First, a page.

As a powerful typhoon threatened to make landfall in central or eastern Honshu over the weekend, railways and supermarkets announced plans to suspend or minimize operations for much of Saturday.
In a statement Friday, the Meteorological Agency said Typhoon Hagibis, the 19th named storm of the season, was projected to hit either the Tokai region or the Kanto region on Saturday evening or later and grind its way north through Tohoku.
The typhoon, considered the equivalent of a Category 4 hurricane on the five-step Saffir-Simpson scale used in the United States, is forecast to bring fierce winds and downpours to a large swath of the mainland, the agency said.
At a Friday morning news conference, agency official Yasushi Kajihara said the storm was such a threat that a special heavy rain warning might be issued.
According to the agency, Hagibis could trigger record rainfall on par with a deadly typhoon in 1958 that triggered mudslides in Kanto and flooded the Kano River in Shizuoka Prefecture, leaving 888 dead and 381 missing.
Major transportation disruptions are in store this weekend.
East Japan Railway Co. (JR East) announced Friday that it will suspend many train runs Saturday.
The Shonan-Shinjuku Line, for example, will be halted for the entire day, with other major routes, including the Chuo, Yamanote, Saikyo and Keihin Tohoku lines, being halted at around noon. It will also significantly scale back bullet train runs, with few shinkansen slated to depart from Tokyo after 1 p.m., it said.
Central Japan Railway Co. (JR Central) meanwhile said it will cancel all shinkansen services between Tokyo and Nagoya throughout Saturday, while West Japan Railway Co. (JR West) plans suspensions between Shin-Osaka and Okayama stations from the afternoon onward.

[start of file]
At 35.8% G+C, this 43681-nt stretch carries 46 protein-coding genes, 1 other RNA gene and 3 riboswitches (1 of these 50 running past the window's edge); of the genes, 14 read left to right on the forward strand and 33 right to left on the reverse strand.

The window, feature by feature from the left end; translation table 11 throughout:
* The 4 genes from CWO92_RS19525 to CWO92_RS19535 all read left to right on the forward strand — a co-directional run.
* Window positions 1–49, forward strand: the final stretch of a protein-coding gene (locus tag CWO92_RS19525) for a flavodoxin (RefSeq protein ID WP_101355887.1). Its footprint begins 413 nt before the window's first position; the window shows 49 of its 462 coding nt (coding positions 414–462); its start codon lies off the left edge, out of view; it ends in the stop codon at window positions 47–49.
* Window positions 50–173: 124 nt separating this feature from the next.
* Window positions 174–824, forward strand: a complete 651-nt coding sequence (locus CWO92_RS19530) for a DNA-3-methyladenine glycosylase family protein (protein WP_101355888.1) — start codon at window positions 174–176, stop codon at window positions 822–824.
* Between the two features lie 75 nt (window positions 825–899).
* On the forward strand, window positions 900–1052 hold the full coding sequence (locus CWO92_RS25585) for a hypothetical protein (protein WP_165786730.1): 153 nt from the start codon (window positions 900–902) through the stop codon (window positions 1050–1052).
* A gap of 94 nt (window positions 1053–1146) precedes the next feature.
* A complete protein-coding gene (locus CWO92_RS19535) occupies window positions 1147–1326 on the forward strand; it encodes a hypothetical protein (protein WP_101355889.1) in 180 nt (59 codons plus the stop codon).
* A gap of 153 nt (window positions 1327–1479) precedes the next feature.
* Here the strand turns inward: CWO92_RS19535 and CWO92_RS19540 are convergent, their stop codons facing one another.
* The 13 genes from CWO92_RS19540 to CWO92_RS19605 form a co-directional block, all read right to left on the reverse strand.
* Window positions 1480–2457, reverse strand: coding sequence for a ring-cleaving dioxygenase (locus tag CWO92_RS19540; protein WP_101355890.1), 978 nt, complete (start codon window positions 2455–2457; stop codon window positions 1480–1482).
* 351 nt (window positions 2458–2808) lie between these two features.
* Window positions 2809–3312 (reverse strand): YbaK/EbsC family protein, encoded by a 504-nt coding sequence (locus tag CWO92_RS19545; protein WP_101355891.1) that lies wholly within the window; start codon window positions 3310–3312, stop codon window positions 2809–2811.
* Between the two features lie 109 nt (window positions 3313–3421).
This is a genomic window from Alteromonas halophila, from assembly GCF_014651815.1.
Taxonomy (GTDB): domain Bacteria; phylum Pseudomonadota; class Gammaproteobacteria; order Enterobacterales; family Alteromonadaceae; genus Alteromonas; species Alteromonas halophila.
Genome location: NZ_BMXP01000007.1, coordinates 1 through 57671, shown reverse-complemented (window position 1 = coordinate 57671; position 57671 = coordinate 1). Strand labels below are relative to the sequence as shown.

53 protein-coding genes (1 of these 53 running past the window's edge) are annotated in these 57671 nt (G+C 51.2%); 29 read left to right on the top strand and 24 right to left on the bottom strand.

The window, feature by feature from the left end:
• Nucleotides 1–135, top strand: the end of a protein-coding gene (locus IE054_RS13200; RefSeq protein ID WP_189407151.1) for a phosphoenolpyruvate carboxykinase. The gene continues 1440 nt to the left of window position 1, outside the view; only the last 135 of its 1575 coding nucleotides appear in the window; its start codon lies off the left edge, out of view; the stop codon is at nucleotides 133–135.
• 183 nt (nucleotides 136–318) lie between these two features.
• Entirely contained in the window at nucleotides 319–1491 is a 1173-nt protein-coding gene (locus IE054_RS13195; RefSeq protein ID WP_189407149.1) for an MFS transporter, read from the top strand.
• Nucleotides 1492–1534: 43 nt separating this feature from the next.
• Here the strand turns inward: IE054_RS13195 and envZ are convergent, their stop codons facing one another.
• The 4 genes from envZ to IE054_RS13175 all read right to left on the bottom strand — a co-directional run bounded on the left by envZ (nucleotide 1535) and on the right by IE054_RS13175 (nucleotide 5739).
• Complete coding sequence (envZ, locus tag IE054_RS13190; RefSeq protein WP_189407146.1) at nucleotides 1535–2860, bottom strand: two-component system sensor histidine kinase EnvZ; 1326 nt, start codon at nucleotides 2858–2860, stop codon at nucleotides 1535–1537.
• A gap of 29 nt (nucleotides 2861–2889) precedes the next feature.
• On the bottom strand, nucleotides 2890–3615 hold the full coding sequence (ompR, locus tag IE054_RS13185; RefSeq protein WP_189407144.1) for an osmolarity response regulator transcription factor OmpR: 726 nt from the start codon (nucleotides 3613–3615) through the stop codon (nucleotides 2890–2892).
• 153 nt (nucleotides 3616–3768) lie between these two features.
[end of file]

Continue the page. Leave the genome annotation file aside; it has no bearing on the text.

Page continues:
Supermarkets are going the extra mile on safety precautions.
In a rather unusual step, major chain Ito Yokado said it will close 124 outlets in Tokyo, Kanagawa, Chiba, Saitama, Ibaraki, Gifu, Shizuoka and Aichi prefectures throughout Saturday. Department store Isetan Mitsukoshi Holdings announced the same day that its Shinjuku, Ginza and Ebisu stores in Tokyo will close on Saturday as well.
Theme parks are no exception either. Tokyo Disneyland and Tokyo DisneySea will close on Saturday for the first time since the Great East Japan Earthquake struck in 2011, operator Oriental Land Co. said. Universal Studios Japan said its Osaka facility will do the same.
Toyota Motor Corp. said it will halt plants in Fukuoka, Mie and Gifu prefectures.
Shigeo Kannaka, a director of Japan Bosai (Disaster Prevention) Society, urged caution against the prolonged power and water outages that Typhoon Faxai caused last month in Chiba Prefecture.
Asked what measures households can take to prepare for such contingencies, Kannaka recommended filling bathtubs, kettles and buckets with water that can later be used to flush toilets and fulfill other domestic purposes. Flashlights, lanterns and portable radios will also come in handy in the event of a power failure, he said.
Other safety precautions, he said, include taping windows in all directions to prevent them from fragmenting when they break, stocking up on enough potable water for three days, and topping up the gas tanks of cars and other vehicles.
Residents are also advised to charge their smartphone batteries, secure laundry poles and empty fridges of perishable food that could spoil in a power outage.
While Hagibis is likely to prove a headache, perhaps few dread its approach as much as residents in Chiba who are still recovering from the havoc wreaked by Faxai just a month ago.
Kenzo Takeba, a loquat farmer in Minamiboso who saw 90 percent of his trees decimated by the typhoon, said the town is nowhere near ready for another natural disaster.
“The only thing we can do to prepare for another strong typhoon is to cover the damaged roofs with blue plastic sheets and put sandbags on. Things are so severely damaged already we really can’t do anything more,” he said.
“I cannot even find masking tape in any hardware stores in my town. The city was giving them away for free before, but they said they had run out of them as well.”
Staff writer Chisato Tanaka contributed to this report. Information from Kyodo added.
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